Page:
Second, become a sensitive to what they are learning. What are they passionate about? What can they do really well? What are the other skills and pieces of knowledge have sprung from those passions? Pay attention to all the myriad things that they know that their public schooled counterparts don't know. Start making a list. Can they bake scones, do they understand DIN settings on ski bindings, do they understand principles of avalanche risk assessment, are they origami experts, can they estimate distance in yards with impressive accuracy, are they sci-fi nuts who can tell you all about black holes and pulsars? As you start to notice and appreciate the things they do know, you'll realize their lives have been rich in different ways. 

 

Thirdly, once you've got past judging their education as irresponsible (even if it involves biting your tongue), and have taken the time to observe what they do know, what their interests are and what their needs are ... offer to help. Write them letters ... write in code, or in pictures and simple manuscript that you think they might be motivated to puzzle out. Mail them through the post every week. See if they'd be interested in exchanging emails. Send them books. Not patronizing alphabet books and KG primers that scream Remedial Academic Agenda. Real books that you think might interest them, especially non-fiction with lots of illustrations and captions and sidebars. Consider graphic novels or comic book compilations (Garfield, Calvin and Hobbes and the Babymouse books were popular around here). Take them out to the dollar store and give each of them $5 to spend. Help them mentally add up their items to make sure they're not going over. Offer to teach them a hobby or game: chess and knitting are fabulous for math skills. Explain to their mom that you're not trying to undermine what she's doing, just to help with things that are enjoyable for you to share where you think they might benefit: you won't pressure them, and you will back off if it feels intrusive to them. 

 

If you're concerned, help rather than criticize. You sound like you really care about these girls; that's wonderful. But being critical will almost certainly distance them and their mother from you and not result in any change in their educational approach, so it's not going to help at all. Support them. Do what you can, not to undermine, but respect their choices and to offer help in whatever small creative ways you can.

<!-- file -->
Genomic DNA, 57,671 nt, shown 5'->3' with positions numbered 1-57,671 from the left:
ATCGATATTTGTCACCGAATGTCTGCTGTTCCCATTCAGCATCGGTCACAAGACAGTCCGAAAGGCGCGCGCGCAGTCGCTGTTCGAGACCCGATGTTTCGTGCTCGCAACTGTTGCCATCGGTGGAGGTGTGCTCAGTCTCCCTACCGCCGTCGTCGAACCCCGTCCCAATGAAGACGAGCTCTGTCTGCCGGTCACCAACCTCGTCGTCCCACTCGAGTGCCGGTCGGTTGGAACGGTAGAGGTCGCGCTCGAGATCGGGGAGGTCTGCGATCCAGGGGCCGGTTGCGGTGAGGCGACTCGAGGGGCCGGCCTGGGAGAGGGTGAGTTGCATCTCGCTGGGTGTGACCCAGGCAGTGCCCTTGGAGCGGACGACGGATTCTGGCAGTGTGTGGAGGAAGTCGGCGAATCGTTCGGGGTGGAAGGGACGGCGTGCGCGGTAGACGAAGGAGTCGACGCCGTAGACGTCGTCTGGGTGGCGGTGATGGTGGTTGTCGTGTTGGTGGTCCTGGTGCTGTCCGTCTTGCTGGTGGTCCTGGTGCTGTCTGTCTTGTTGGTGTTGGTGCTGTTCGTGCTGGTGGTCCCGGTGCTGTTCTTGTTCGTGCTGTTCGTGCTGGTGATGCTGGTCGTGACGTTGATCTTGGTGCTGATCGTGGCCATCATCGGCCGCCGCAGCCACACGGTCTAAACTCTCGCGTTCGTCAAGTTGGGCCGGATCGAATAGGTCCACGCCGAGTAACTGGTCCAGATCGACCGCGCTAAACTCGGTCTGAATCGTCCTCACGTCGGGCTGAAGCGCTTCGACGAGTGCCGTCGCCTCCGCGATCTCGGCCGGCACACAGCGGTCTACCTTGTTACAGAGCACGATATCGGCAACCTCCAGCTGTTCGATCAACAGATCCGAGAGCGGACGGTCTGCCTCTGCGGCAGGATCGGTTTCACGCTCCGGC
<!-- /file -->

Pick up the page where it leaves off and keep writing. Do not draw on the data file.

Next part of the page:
Good luck!

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#5 of 23 Old 03-04-2014, 09:00 AM - Thread Starter
 
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I agree they had experiences other children can only read about, I know they are bright

I am not criticizing, but concerned. I have bought them books in the past but they have no interest in them. I see them once a month on average, I sometimes go and stay with them and get on great but when I try to interest them in reading or maths they just want to do something else, if mum is around she will step in to stop it.

They will be ten in early June and feel that they need to be introduced to the subjects.
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#6 of 23 Old 03-04-2014, 09:59 AM
 
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Okay, the premise in unschooling is that kids will not fail to learn the necessities of life because they are surrounded by life and its necessities. Why does a person need to know how to read? Because the world is full of print! Why does a person need to know how to manipulate numbers? For tasks like measuring, comparing and managing money. I dare say the girls have been introduced to the subjects in these ways. They're surrounded by uses for written language and arithmetic.